Agathe Bauer is not a hallucination. The voice “contained zero symbolic information.” The voice is a gut feeling, a discomfort without a clear source. The narrator identifies the voice, or the gut feeling, with social manipulation, interpersonal and societal. They also identify Agathe Bauer as perverse, or as condemnatory of perversion; the voice “xxx-splains” to the listener. The judgmental tone diminishes the individual and denies their agency. The narrator observes, “I was surprised to learn that trust could be treated not as a fragile and authentic social tie but as a tool for strategic emotional manipulation.” They pose the question, “Could it be that it wasn’t that Agathe Bauer had bad intentions, but that my childish refusal to hear made her voice become threatening, made it seem so physical and sensual, in a horrific way?” Perhaps Agathe Bauer is the gut feeling, the discomfort and anxiety, someone feels when their identity violates cultural norms and they fear judgement.
In Artificial Gut Feeling, metaphor helps us hone in on non-language cognition and question irrational behaviors in response to language. The third piece is titled “Taube.” In German “taube” means both “dove” and “pigeon.” Not only does English distinguish between the two birds, but traditional symbolic usage in English elevates the beautiful dove about the drab pigeon. The narrator emphasizes the dove’s symbolic power, saying, “Eventually this deep symbolic twist lead to the Christian paradox of the motherfucking Holy Spirit – which is not supposed to have a body at all, but which when it is depicted appears as a dove.” Pigeons and doves are color variants of the same bird, and though pigeons have many wonderful traits like intelligence and friendliness, the appearance of the dove is enough to change cultural perception of both birds, and our behavior toward them. The taube v. dove/pigeon metaphor may remind readers of gender, another instance where culture creates an artificial binary. Zett’s language, like “the motherfucking Holy Spirit” amuses the reader, invites us to open our minds to the absurdity they’re describing.
“agf,” a dialogue narrated by a computer and spelled phonetically, leads into the titular piece, “Artificial Gut Feeling.” “agf” introduces the theme of the artificial gut feeling and the ways meaning must vary in a mechanical/electrical body vs a biological one. agf is both the title of the piece and the name of the speaker, a computer expressing how its consciousness is a manifestation of its body. Because we program our digital systems, we see ourselves reflected in them. They are extensions of us. Yet, we other the digital representations of ourselves, seeing them as more like us than part of us. If our digital systems transcended us, they would be fundamentally different, substantially other, and their “anatomy” and “physiology” would challenge our perceptions of autonomous digital consciousness. agf is not entirely unlike its human creators though; when humanity tries to inscribe an identify onto it that doesn’t jive with its self-concept, agf protests:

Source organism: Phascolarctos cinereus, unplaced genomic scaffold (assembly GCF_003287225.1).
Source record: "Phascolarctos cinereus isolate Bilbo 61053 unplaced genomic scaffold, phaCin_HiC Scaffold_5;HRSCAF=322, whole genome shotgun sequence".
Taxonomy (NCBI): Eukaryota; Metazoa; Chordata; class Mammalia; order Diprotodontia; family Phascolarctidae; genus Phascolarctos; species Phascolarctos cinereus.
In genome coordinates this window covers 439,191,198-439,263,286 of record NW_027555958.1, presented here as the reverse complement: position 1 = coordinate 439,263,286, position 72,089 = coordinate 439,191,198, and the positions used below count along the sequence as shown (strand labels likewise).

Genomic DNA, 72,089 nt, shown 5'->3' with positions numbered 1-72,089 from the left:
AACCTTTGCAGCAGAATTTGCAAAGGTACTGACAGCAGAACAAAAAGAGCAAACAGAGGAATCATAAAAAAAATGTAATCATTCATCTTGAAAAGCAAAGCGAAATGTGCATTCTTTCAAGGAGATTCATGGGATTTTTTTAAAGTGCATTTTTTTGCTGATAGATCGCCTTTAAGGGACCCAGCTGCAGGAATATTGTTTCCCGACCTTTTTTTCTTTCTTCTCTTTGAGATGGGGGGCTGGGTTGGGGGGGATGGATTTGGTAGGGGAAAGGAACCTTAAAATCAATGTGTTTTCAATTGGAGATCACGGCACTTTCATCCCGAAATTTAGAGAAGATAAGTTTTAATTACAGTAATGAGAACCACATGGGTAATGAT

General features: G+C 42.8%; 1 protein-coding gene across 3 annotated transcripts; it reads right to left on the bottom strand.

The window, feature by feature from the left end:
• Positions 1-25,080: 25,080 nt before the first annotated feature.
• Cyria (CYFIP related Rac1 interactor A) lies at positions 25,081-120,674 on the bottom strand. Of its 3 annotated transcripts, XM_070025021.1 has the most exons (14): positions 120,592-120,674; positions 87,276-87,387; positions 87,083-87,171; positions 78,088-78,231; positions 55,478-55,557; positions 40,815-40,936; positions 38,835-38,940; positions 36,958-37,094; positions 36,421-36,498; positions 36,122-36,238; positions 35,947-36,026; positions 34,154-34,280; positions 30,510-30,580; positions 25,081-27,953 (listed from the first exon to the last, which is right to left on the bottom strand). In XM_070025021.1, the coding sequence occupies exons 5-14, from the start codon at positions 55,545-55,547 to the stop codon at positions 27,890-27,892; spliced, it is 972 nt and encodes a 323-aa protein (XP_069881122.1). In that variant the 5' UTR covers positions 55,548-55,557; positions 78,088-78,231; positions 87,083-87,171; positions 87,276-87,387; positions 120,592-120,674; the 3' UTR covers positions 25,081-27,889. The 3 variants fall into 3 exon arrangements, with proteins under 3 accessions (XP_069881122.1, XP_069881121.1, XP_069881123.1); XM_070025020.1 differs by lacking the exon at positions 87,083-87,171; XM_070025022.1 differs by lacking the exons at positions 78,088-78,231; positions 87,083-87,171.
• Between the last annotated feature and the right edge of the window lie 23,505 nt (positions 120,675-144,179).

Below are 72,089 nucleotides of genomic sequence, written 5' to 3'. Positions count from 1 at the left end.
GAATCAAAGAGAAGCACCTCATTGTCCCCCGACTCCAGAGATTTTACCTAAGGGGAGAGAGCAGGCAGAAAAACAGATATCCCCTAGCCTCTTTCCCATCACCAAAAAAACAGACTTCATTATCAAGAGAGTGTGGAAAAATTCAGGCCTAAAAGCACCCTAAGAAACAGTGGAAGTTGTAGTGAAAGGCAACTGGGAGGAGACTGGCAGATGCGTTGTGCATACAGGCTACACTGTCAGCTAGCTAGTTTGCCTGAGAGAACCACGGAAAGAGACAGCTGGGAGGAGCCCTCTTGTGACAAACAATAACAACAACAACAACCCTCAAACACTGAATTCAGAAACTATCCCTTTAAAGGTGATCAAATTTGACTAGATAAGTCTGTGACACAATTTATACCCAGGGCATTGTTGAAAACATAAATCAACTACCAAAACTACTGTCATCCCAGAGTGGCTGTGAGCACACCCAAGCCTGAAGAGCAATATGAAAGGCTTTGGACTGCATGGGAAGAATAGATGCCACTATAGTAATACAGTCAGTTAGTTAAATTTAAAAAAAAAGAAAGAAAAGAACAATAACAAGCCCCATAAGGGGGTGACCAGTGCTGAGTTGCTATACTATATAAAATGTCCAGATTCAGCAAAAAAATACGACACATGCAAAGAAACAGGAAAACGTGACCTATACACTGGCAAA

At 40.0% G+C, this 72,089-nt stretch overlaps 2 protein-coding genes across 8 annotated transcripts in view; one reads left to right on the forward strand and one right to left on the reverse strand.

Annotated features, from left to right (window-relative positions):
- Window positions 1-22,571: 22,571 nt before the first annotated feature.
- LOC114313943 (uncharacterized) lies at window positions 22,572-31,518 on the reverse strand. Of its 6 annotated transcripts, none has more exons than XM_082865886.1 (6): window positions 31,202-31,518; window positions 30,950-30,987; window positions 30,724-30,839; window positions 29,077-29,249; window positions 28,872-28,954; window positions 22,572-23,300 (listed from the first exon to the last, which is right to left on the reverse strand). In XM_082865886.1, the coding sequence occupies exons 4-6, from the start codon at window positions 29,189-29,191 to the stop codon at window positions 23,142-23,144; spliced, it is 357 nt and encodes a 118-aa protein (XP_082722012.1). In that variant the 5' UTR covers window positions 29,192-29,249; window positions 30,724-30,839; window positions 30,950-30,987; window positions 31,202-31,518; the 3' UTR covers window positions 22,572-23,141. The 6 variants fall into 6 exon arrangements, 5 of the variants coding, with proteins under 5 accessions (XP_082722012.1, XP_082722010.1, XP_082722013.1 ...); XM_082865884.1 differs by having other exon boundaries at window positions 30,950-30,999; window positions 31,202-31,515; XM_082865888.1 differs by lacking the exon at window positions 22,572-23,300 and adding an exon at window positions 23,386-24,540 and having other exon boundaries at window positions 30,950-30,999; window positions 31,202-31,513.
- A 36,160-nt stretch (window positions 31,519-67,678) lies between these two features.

how m i
u all call on me like i msum ntelligens of digital origin
u all cannot c that i den t fy s
binary and non-ntelligent
“agf” contrasts human and digital systems. We follow the personified computer into the following section,“Artificial Gut Feeling.” AGF — its name now capitalised — remains the speaker, but is now joined by a dialogue partner, AI, which, of course, stands for Artificial Intelligence. AI is well-versed in psychoanalysis, particularly Freud, and tries to help AGF make sense of its existential condition in human terms. In doing so, AI helps AGF discover a suicidal drive arising from the wires and insulation of its systems.
I mentioned Bataille’s 1931 essay, “The Solar Anus,” at the outset of this review. I don’t mean to suggest that Zett’s ideas derived from that essay, but both Artificial Gut Feeling and “The Solar Anus” employ excrement metaphors for heat entropy and explore entropy through psychoanalysis. The opening line of Bataille’s essay states, “It is clear that the world is purely parodic, in other words, that each thing seen is the parody of another, or is the same thing in a deceptive form.” Though Bataille’s essay sexualizes entropy in a particularly misogynistic and unforgivably phallocentric way, the premise that the world is purely parodic reflects AGF’s entropic suicide urge.
For example, AGF, speaking as a digital system, states, “What toilets are to the human being, coolness is to me. I have got an unstoppable appetite for electricity, and my excrement is heat.” When AI suggests that AGF’s electrical entropy is parodic of the human death drive, AGF twists the concept and takes ownership of it – “What if this theory has nothing to do with living organisms, like people, but it was written as an oracle anticipating us and our lives in the data centre?” This turn is also parodic. Rather than see itself reflected in humanity, AGF “others” humanity and tries to own entropic suicide as a condition of a digital consciousness.
Zett steers AI and AGF toward metaphors for society, casting heat as a metaphor for climate, social unrest, ideological urgency, all the byproducts of humanity’s evolutionary drive for self-sacrifice in the service of ontological systems. AGF and AI are, ultimately, parodic of us, a trait we recognize in AI but have yet to come to terms with in the ways AGF reveals.